Definitely. That’s what I do out here. They always come to me. I started off on the label side and on the marketing side and from there I really helped to break a lot of these artists. Everybody wants to always know how to break an artist out West and a lot of labels come out here and look for a simple solution but I tell them it’s the long grind that you have to hit them with.
You’re also a big radio DJ. What do you think the most important avenue artists can hit today to be successful?
It’s a combination of stuff. You can’t just rely on the mixtapes or radio or the internet. You really have to have a combination of each and it seems like artists might have one thing strong but just having one thing strong won’t do it. Look at all of these one-hit wonders. They’re not hitting the mixtapes so they don’t have a street presence and nobody is checking out stuff online and then you got a person with an online following but then they won’t have any radio records to crossover. It’s really a grind to hit all areas and it’s not easy. You have to lay the foundation and the groundwork and that’s what Wayne did. He had the mixtapes going crazy and the radio going crazy. It was a combination of everything and that’s why he came together and did so much.
Artists are more accessible to fans now than they’ve ever been in the past thanks to MySpace, Twitter and other networking sites. Can artists ever be too reachable where it turns into a bad thing?
Not really. There are some artists who are just too arrogant and they don’t have the personality but for a lot of people that’s how they are as artists.
You’re known for traveling around the country and meeting artists. How important is that to finding new talent?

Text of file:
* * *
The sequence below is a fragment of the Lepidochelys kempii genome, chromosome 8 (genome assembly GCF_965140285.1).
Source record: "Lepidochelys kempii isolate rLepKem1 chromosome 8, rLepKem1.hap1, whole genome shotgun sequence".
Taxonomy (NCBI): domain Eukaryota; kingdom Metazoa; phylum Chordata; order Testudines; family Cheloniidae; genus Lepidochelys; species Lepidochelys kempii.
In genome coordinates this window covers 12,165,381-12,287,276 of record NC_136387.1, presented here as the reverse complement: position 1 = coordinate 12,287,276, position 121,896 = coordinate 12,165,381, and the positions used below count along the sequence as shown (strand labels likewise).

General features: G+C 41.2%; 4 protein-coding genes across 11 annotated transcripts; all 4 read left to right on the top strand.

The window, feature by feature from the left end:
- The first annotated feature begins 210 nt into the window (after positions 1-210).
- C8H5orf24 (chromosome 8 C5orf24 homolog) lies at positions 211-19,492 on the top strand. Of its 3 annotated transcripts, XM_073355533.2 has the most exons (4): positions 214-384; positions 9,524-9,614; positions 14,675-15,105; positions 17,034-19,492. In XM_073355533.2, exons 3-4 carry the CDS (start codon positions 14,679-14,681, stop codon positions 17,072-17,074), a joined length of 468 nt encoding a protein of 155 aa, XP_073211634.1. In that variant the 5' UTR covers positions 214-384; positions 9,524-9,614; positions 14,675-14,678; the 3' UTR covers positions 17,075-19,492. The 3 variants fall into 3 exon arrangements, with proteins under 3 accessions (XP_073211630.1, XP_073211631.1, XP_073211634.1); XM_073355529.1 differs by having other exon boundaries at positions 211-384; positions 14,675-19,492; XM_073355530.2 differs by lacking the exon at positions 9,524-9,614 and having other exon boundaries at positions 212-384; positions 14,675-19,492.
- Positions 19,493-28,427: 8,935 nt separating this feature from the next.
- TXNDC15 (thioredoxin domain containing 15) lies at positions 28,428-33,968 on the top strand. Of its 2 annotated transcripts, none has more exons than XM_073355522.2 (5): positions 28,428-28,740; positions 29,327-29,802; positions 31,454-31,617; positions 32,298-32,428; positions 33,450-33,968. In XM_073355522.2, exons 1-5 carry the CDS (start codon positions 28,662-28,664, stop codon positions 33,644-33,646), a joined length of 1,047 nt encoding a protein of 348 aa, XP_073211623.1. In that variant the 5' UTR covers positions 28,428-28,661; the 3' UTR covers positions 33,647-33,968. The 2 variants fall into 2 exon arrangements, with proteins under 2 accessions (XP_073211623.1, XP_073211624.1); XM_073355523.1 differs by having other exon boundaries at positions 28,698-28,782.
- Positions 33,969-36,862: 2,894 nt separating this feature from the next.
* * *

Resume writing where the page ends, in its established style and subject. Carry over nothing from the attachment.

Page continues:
It’s crucial, man. I just got back from Atlanta. That’s why I love going everywhere, because you can see what’s cracking in different areas and see what’s going on and the different vibes. Atlanta is so crazy. I just got back from there and they’re playing records there that I never heard. They’re doing all of this playing records that I have never heard in my life.
How important has Skee TV been to you bringing what you do to a wider audience?
It’s been great. I really tried to be innovative. I’ve done stuff before and I’m not trying to be like every other DJ. I really tried to innovate with that with breaking music and artists and songs. We do the radio interviews and now we stepped it up a notch since everybody tried to do it. I have a ridiculous production team that’s just going crazy. We expanded beyond the video clips. You name it. We’re going to shoot everybody across the board. We have a lot of interesting deals on the table. It’s just been phenomenal; and it’s done better than we ever expected it to do.
We’re trying to step up the quality and be different from everybody else. People are just throwing stuff up. That’s really how we started off but the rest is history. It’s about having the best production style and doing something different from everybody else.
How do you want fans to view DJ Skee?
I just want people to see me as me – somebody that comes with that shit no matter what it is I do across the board. And just know when you see my name with it that it’s going to be quality and you’re always going to get something good. Know that there’s going to be quality there instead of me just trying to go to the quick buck.
You left your show at Power 106 for KISS FM. What prompted you to make the switch?
KISS is the biggest radio station in the country as far as audience and ratings. L.A. is the biggest audience even though New York has more people. More people in L.A. are in their cars and we cover Riverside as well. It was a bigger opportunity in a way to really expand my brand. I love hip-hop and that’s my roots but this is helping me expand and cross new borders and help break guys like Charles on KISS. I’m helping with their music and the whole pop world. It’s just a great situation all the way across the board and the team that that have in place is incredible. It’s amazing. I couldn’t be happier right now.
Do you have enough freedom at KISS to play what you want?